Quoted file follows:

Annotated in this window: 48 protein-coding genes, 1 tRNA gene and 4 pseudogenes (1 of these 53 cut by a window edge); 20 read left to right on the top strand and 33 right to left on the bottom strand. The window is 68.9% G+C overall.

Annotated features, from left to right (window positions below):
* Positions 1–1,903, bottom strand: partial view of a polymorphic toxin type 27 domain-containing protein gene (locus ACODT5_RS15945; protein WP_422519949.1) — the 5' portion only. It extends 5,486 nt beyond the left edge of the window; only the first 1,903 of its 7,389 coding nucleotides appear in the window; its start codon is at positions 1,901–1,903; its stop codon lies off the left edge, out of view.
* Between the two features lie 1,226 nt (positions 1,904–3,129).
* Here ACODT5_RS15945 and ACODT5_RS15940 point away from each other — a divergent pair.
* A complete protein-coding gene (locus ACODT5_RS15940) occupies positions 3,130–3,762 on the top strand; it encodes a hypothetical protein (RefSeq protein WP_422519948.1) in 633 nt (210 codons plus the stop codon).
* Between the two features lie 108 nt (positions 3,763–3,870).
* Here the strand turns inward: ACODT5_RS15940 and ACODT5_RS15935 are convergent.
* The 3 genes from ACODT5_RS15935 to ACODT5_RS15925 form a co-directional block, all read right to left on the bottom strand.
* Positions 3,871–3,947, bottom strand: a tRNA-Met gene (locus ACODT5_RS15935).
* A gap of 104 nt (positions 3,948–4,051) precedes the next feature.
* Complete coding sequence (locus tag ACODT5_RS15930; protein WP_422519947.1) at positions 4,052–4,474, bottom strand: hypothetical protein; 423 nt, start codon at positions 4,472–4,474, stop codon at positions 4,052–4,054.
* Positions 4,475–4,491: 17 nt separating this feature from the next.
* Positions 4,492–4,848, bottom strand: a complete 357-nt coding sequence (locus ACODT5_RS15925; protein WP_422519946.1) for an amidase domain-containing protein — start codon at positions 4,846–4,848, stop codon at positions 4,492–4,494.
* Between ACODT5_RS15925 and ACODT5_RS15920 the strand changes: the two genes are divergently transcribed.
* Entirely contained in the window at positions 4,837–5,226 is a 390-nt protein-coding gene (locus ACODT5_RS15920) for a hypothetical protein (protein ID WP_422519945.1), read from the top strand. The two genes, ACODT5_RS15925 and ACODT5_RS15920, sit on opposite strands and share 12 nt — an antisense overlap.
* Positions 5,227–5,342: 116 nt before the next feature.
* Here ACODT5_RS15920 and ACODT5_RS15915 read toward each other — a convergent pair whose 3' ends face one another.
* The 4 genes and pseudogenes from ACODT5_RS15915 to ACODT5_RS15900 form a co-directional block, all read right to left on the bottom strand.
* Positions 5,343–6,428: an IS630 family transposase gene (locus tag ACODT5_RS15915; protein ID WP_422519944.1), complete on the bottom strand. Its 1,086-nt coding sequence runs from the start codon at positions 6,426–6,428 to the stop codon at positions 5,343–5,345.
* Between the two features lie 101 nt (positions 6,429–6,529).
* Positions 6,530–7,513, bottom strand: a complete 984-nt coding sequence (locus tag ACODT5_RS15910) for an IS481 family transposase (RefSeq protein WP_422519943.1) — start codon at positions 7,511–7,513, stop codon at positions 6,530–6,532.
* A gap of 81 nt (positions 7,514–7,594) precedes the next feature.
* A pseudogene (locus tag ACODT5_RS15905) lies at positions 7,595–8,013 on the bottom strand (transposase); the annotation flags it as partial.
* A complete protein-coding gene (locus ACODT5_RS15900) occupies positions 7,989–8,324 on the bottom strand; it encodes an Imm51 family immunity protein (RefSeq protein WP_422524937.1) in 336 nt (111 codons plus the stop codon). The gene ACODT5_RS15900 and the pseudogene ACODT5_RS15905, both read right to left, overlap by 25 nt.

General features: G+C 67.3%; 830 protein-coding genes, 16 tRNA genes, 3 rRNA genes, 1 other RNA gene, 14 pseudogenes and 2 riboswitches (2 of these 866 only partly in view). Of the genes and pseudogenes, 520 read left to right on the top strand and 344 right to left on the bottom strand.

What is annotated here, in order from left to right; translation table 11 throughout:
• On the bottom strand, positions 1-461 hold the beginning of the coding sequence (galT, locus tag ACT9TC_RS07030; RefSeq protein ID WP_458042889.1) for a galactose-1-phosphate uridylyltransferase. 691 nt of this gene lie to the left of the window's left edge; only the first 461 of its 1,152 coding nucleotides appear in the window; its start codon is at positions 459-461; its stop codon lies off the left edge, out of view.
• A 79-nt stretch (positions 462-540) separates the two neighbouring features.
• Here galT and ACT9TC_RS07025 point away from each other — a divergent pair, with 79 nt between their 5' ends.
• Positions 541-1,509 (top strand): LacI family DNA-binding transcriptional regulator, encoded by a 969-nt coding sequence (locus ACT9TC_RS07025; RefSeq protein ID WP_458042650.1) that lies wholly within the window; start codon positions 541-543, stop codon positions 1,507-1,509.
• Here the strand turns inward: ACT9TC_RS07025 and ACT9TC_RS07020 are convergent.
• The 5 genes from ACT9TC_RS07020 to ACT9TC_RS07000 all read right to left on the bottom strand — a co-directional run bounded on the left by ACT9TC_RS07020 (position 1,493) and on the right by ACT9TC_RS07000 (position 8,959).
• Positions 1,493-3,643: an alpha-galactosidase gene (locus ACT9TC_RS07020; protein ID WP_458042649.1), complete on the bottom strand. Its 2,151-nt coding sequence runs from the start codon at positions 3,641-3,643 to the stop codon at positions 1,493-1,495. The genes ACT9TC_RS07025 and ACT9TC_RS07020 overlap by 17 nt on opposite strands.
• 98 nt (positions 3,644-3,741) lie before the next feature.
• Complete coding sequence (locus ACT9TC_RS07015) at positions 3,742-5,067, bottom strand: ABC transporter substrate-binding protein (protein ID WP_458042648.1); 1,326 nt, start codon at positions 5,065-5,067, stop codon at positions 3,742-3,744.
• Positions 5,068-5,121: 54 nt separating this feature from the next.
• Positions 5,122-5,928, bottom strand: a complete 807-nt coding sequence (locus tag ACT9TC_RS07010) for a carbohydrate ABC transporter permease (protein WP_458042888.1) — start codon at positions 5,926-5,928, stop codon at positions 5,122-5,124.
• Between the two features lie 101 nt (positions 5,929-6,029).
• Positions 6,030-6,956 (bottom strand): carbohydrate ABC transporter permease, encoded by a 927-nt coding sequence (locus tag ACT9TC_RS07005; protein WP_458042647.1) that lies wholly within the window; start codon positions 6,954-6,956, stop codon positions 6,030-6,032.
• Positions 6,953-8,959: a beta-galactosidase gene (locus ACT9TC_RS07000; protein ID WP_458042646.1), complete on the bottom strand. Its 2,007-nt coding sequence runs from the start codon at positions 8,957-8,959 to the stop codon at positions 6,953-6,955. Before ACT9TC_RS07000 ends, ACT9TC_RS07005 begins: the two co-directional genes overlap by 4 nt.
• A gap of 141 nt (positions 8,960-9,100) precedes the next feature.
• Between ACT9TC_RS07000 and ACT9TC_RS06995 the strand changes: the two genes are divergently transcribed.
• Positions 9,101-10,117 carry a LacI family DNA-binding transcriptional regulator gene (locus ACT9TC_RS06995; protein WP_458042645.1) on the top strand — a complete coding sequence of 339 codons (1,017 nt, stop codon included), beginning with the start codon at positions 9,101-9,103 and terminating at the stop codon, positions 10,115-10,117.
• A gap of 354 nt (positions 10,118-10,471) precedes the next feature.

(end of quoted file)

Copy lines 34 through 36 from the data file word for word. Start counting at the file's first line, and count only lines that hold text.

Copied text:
• Positions 1,493-3,643: an alpha-galactosidase gene (locus ACT9TC_RS07020; protein ID WP_458042649.1), complete on the bottom strand. Its 2,151-nt coding sequence runs from the start codon at positions 3,641-3,643 to the stop codon at positions 1,493-1,495. The genes ACT9TC_RS07025 and ACT9TC_RS07020 overlap by 17 nt on opposite strands.
• 98 nt (positions 3,644-3,741) lie before the next feature.
• Complete coding sequence (locus ACT9TC_RS07015) at positions 3,742-5,067, bottom strand: ABC transporter substrate-binding protein (protein ID WP_458042648.1); 1,326 nt, start codon at positions 5,065-5,067, stop codon at positions 3,742-3,744.